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Outdoor Life October 2017

Our readers' hands-on spirit is reflected in the magazine's comprehensive gear tests and personal adventure stories. Whether shopping for a new rifle, searching for the hottest fishing holes this weekend or thirsting for exciting adventure tales, Outdoor Life is the ultimate resource.

United States
Bonnier Corporation
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9 Issues


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the life

TWIN BRIDGES, MT / October 13 / 7:31 a.m. Wilton the Labrador likes to do everything Dan “Rooster” Leavens likes to do, which includes hunting early-season mallards and geese on the Beaverhead River. This was a cold, clear day— the kind that bites in the morning but makes you shed layers in the aft ernoon. As the head honcho at Stonefly Inn & Outfitters, Leavens is so busy guiding that solo hunts with his block-headed Lab have become a rare treat. This morning, though, they filled nearly all their limits together.…

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BITTERSWEET STORY I enjoyed the “Wonder Dogs” feature in the August 2017 issue, and I especially liked “The Slough.” I had to put the magazine down before reading the last paragraph because I knew what was coming. It brought tears to my eyes like nothing I have read in a long time. I own two dogs whom I love dearly. I know what heartache awaits me some day. Matt Majszak Sheridan, WY KEEP THE OLD I think I started my first Outdoor Life subscription when I was 14. I am closing in on 67 now, and I still enjoy the magazine. Andrew McKean’s story about his beloved Lab, Willow, touched me [“The Slough”]. I can relate to the special bond and nonverbal communication between them. I had to put my 13-year-old Plott hound, Bandit,…

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rifles on horseback

Shooting, August 2017 ALTERNATIVES FOR HORSEBACK HUNTS This article included a great roundup of guns. But I would like to suggest a couple of alternative choices to carrying a bolt-action in a saddle scabbard, or making do with a .30/30 lever-action. Don’t get me wrong—I love the .30/30 and the .35 Remington in a Marlin 336, but they aren’t much of an elk rifle, and are only effective on mule deer out to about 200 yards. Instead, look around at all the great used Winchester 88 and Savage 99 lever-action rifles available in .308 Winchester: No protruding bolt handles, they’re easy to mount scopes on, and they have plenty of power out to 300 yards. If you truly feel you need more range or punch, the excellent Browning BLR is available in .30/06, .300…

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stat attack

One of the fixtures of Outdoor Life’s 119-year-history is what former editor Vin Sparano called the “scalp-lifter” story: first-person accounts of bear attacks. As outdoorsmen and women, we retell those thrillers, exaggerate close encounters, marvel over survivors (see p. 49), remember those who weren’t so lucky, and strategize endlessly about self-protection in bear country. Here’s a peek at that fascination, as revealed by our archives. BEARS BY THE NUMBERS THE NUMBER OF ARTICLES IN OUR DIGITAL ARCHIVES CONTAINING THE PHRASE... BEAR ATTACK 1,811 PROBLEM BEAR 3,135 BEAR GUN 6,013 BEAR SPRAY 773 OLD MOSE* 52 *OLD MOSE WAS AN INFAMOUS COLORADO GRIZZLY WHO KILLED THREE MEN, 800 HEAD OF CATTLE, AND SEVERAL HORSES. HIS DEPREDATIONS COST LANDOWNERS ABOUT $30,000, OR ALMOST $800,000 TODAY, AFTER ADJUSTING FOR INFLATION . HE WAS SHOT MORE THAN 100 TIMES BEFORE HE WAS—FINALLY—KILLED…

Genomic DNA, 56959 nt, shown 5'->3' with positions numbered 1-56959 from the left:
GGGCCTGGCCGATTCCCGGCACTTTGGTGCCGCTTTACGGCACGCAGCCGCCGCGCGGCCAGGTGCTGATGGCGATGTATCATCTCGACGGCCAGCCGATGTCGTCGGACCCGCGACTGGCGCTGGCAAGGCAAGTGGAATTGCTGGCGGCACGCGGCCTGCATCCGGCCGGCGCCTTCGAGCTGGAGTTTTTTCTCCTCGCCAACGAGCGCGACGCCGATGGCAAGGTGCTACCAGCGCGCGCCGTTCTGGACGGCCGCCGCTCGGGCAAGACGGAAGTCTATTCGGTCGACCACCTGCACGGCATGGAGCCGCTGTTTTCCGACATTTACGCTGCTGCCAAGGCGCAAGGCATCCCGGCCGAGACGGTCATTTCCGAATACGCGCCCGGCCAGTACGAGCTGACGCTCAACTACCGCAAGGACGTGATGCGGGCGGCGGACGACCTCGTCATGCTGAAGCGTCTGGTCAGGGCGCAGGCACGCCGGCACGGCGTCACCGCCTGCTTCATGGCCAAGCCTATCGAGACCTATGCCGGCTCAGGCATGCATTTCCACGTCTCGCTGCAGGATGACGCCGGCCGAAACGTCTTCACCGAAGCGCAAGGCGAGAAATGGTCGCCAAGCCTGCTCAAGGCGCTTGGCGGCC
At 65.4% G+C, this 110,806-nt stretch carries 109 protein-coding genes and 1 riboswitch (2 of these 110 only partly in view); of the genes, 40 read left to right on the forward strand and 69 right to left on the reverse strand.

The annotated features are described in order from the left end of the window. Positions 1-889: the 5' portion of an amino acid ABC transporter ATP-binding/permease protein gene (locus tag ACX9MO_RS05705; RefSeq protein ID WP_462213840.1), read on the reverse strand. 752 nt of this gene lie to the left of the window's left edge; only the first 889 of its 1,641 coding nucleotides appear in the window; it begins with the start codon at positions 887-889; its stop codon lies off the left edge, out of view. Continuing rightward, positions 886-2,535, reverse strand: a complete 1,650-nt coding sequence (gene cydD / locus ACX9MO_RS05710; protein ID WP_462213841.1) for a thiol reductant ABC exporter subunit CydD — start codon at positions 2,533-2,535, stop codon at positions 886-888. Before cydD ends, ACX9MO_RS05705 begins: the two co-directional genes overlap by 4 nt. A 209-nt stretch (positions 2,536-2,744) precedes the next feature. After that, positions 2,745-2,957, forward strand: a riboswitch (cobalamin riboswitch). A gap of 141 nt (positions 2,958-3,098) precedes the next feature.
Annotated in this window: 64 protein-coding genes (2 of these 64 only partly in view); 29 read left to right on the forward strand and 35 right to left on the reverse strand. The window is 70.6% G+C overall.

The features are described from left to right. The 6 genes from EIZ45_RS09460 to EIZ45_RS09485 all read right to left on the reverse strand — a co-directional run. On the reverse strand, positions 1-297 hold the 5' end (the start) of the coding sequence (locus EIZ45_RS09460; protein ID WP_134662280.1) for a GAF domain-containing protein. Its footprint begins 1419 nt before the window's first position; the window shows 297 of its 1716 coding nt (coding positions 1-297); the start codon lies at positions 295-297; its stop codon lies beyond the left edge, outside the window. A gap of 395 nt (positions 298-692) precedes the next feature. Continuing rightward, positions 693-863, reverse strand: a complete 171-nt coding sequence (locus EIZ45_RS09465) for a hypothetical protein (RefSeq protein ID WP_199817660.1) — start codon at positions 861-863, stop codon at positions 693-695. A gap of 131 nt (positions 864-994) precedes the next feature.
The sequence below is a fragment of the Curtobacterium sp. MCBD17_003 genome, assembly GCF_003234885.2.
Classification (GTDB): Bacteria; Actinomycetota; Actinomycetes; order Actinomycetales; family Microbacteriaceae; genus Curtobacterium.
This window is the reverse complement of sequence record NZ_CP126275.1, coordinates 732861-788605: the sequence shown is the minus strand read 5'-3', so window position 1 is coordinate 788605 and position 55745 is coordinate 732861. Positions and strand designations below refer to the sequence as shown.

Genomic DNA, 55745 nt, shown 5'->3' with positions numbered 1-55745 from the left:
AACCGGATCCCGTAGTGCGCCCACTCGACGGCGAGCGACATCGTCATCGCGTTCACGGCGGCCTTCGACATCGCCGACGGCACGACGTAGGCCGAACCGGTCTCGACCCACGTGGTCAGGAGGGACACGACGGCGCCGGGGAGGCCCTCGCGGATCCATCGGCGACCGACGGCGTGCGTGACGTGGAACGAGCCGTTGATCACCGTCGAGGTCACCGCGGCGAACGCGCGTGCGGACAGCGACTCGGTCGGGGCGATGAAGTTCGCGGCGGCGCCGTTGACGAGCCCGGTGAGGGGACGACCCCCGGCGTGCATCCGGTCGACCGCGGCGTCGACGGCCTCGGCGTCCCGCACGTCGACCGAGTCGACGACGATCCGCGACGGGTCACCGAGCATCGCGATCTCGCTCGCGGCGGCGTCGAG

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game faces

One of the things I love most about hunting is its intimacy. Not only the life-and-death relationship we hunters have with the animals we pursue, but also the privacy of the experience. Hunting is something that happens without an audience. At least, that’s how it’s been for most of human existence. But as technology intrudes on this most primal activity, hunting has become more public, observed, scrutinized, and judged by people far removed from the experience. We at Outdoor Life are as guilty of focusing the lens of scrutiny as anyone. After all, our business is to promote hunting, fishing, and other outdoor sports. We are hardly alone. A whole industry has grown up around providing an audience— of television and social-media viewers, and magazine readers— to hunters who have become household…

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range masters

ANYONE WHO shoots a bow or a gun and must know the exact distance to a target relies on laser rangefinders to provide shooting solutions. But the attributes of a rangefinder intended for bowhunting differ greatly from those configured for target shooting beyond 1,000 yards. Our test of 10 of the most popular rangefinders was designed to evaluate those attributes. We measured a wide range of capabilities, not only in power and precision, but also in display, computation, optical clarity, and customization—to help you choose a rangefinder for three typical, but fairly distinct, purposes: bowhunting, general rifle hunting, and longdistance precision shooting. We also learned that laser technology is changing fast. So if you need a rangefinder now, by all means use our test as a buyer’s guide. But if you can…